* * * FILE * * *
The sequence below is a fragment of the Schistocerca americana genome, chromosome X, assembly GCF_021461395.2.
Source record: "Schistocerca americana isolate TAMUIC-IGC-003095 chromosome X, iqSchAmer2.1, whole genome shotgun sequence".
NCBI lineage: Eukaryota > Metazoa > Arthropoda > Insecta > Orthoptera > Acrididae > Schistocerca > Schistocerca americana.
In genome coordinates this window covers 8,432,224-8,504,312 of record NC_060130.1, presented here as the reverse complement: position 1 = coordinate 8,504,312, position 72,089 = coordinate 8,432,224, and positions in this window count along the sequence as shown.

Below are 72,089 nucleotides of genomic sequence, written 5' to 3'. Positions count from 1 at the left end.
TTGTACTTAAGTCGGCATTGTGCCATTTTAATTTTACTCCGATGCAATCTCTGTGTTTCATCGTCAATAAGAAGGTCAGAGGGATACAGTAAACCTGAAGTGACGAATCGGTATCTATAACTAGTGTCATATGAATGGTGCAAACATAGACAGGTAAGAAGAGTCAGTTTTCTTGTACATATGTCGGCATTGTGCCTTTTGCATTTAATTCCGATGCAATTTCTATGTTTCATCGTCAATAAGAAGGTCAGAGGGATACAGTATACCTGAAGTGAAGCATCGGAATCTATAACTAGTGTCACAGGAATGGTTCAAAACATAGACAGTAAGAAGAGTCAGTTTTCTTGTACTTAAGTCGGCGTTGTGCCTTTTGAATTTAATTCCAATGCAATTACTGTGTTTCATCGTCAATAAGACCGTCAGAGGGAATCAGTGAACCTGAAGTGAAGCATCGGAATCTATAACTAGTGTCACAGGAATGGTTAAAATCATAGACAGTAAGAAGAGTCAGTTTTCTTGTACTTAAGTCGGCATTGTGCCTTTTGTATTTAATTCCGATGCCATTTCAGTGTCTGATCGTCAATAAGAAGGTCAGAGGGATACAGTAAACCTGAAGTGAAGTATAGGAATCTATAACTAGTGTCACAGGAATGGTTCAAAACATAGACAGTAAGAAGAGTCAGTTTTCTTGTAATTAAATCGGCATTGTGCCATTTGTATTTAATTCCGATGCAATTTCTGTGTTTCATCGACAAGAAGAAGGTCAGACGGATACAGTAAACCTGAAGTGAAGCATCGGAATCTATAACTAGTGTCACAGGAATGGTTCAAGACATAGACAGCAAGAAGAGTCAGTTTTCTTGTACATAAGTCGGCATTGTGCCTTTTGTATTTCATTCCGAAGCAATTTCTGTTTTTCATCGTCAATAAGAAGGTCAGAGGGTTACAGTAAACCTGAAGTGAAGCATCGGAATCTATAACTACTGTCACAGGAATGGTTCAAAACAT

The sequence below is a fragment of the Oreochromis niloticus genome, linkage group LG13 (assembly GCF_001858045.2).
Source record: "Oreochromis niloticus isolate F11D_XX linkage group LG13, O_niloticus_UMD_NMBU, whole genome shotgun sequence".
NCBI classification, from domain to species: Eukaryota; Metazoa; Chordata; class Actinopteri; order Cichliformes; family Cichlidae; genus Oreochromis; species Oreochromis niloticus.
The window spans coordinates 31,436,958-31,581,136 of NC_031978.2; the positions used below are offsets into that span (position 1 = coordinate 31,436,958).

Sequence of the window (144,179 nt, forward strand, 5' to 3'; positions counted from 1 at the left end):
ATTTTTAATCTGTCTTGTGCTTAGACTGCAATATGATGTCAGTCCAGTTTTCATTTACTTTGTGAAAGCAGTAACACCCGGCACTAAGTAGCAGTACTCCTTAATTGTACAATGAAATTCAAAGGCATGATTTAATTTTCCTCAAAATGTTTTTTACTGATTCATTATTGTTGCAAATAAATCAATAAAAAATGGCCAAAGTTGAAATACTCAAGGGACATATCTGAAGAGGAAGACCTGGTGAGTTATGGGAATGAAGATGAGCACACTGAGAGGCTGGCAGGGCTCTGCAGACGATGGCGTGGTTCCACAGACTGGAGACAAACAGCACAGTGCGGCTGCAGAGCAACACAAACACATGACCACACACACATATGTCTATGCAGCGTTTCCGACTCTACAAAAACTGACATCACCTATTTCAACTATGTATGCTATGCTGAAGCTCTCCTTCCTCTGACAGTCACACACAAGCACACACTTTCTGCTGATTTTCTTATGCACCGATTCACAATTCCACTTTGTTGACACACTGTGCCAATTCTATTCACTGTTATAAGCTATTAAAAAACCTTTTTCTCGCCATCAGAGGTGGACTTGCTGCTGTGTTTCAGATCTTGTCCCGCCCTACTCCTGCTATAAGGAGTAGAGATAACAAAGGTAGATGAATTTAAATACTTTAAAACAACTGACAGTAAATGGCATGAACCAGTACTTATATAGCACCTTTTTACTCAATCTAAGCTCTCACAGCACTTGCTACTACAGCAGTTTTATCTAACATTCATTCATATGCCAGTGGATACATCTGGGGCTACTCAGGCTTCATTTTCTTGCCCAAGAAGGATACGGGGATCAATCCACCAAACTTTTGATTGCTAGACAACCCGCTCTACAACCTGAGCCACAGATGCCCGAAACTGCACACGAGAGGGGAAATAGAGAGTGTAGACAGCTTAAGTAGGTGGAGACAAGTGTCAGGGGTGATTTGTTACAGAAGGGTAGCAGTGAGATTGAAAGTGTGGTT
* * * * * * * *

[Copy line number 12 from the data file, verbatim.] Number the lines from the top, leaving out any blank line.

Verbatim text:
ATTTTTAATCTGTCTTGTGCTTAGACTGCAATATGATGTCAGTCCAGTTTTCATTTACTTTGTGAAAGCAGTAACACCCGGCACTAAGTAGCAGTACTCCTTAATTGTACAATGAAATTCAAAGGCATGATTTAATTTTCCTCAAAATGTTTTTTACTGATTCATTATTGTTGCAAATAAATCAATAAAAAATGGCCAAAGTTGAAATACTCAAGGGACATATCTGAAGAGGAAGACCTGGTGAGTTATGGGAATGAAGATGAGCACACTGAGAGGCTGGCAGGGCTCTGCAGACGATGGCGTGGTTCCACAGACTGGAGACAAACAGCACAGTGCGGCTGCAGAGCAACACAAACACATGACCACACACACATATGTCTATGCAGCGTTTCCGACTCTACAAAAACTGACATCACCTATTTCAACTATGTATGCTATGCTGAAGCTCTCCTTCCTCTGACAGTCACACACAAGCACACACTTTCTGCTGATTTTCTTATGCACCGATTCACAATTCCACTTTGTTGACACACTGTGCCAATTCTATTCACTGTTATAAGCTATTAAAAAACCTTTTTCTCGCCATCAGAGGTGGACTTGCTGCTGTGTTTCAGATCTTGTCCCGCCCTACTCCTGCTATAAGGAGTAGAGATAACAAAGGTAGATGAATTTAAATACTTTAAAACAACTGACAGTAAATGGCATGAACCAGTACTTATATAGCACCTTTTTACTCAATCTAAGCTCTCACAGCACTTGCTACTACAGCAGTTTTATCTAACATTCATTCATATGCCAGTGGATACATCTGGGGCTACTCAGGCTTCATTTTCTTGCCCAAGAAGGATACGGGGATCAATCCACCAAACTTTTGATTGCTAGACAACCCGCTCTACAACCTGAGCCACAGATGCCCGAAACTGCACACGAGAGGGGAAATAGAGAGTGTAGACAGCTTAAGTAGGTGGAGACAAGTGTCAGGGGTGATTTGTTACAGAAGGGTAGCAGTGAGATTGAAAGTGTGGTT